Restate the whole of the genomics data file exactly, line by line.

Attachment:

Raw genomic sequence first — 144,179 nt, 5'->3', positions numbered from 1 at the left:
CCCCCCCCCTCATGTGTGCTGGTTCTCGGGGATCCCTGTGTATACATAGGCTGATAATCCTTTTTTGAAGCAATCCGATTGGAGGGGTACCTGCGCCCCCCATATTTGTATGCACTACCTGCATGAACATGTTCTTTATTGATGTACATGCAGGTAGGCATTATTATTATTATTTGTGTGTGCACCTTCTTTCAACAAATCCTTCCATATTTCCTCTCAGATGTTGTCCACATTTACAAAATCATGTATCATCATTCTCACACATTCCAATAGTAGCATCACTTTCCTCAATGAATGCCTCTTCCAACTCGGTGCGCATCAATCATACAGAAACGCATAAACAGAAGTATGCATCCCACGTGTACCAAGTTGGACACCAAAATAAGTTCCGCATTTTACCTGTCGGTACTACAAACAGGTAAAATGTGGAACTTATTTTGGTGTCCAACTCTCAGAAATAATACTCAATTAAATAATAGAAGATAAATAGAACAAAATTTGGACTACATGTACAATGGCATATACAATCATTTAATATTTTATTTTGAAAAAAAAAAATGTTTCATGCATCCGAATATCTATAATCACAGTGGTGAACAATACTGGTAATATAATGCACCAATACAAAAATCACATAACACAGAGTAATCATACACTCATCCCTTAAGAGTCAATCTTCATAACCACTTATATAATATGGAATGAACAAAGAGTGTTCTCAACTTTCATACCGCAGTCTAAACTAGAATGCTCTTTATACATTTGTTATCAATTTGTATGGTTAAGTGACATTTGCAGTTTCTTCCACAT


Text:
Raw genomic sequence first — 144,179 nt, 5'->3', positions numbered from 1 at the left:
CCCCCCCCCTCATGTGTGCTGGTTCTCGGGGATCCCTGTGTATACATAGGCTGATAATCCTTTTTTGAAGCAATCCGATTGGAGGGGTACCTGCGCCCCCCATATTTGTATGCACTACCTGCATGAACATGTTCTTTATTGATGTACATGCAGGTAGGCATTATTATTATTATTTGTGTGTGCACCTTCTTTCAACAAATCCTTCCATATTTCCTCTCAGATGTTGTCCACATTTACAAAATCATGTATCATCATTCTCACACATTCCAATAGTAGCATCACTTTCCTCAATGAATGCCTCTTCCAACTCGGTGCGCATCAATCATACAGAAACGCATAAACAGAAGTATGCATCCCACGTGTACCAAGTTGGACACCAAAATAAGTTCCGCATTTTACCTGTCGGTACTACAAACAGGTAAAATGTGGAACTTATTTTGGTGTCCAACTCTCAGAAATAATACTCAATTAAATAATAGAAGATAAATAGAACAAAATTTGGACTACATGTACAATGGCATATACAATCATTTAATATTTTATTTTGAAAAAAAAAAATGTTTCATGCATCCGAATATCTATAATCACAGTGGTGAACAATACTGGTAATATAATGCACCAATACAAAAATCACATAACACAGAGTAATCATACACTCATCCCTTAAGAGTCAATCTTCATAACCACTTATATAATATGGAATGAACAAAGAGTGTTCTCAACTTTCATACCGCAGTCTAAACTAGAATGCTCTTTATACATTTGTTATCAATTTGTATGGTTAAGTGACATTTGCAGTTTCTTCCACAT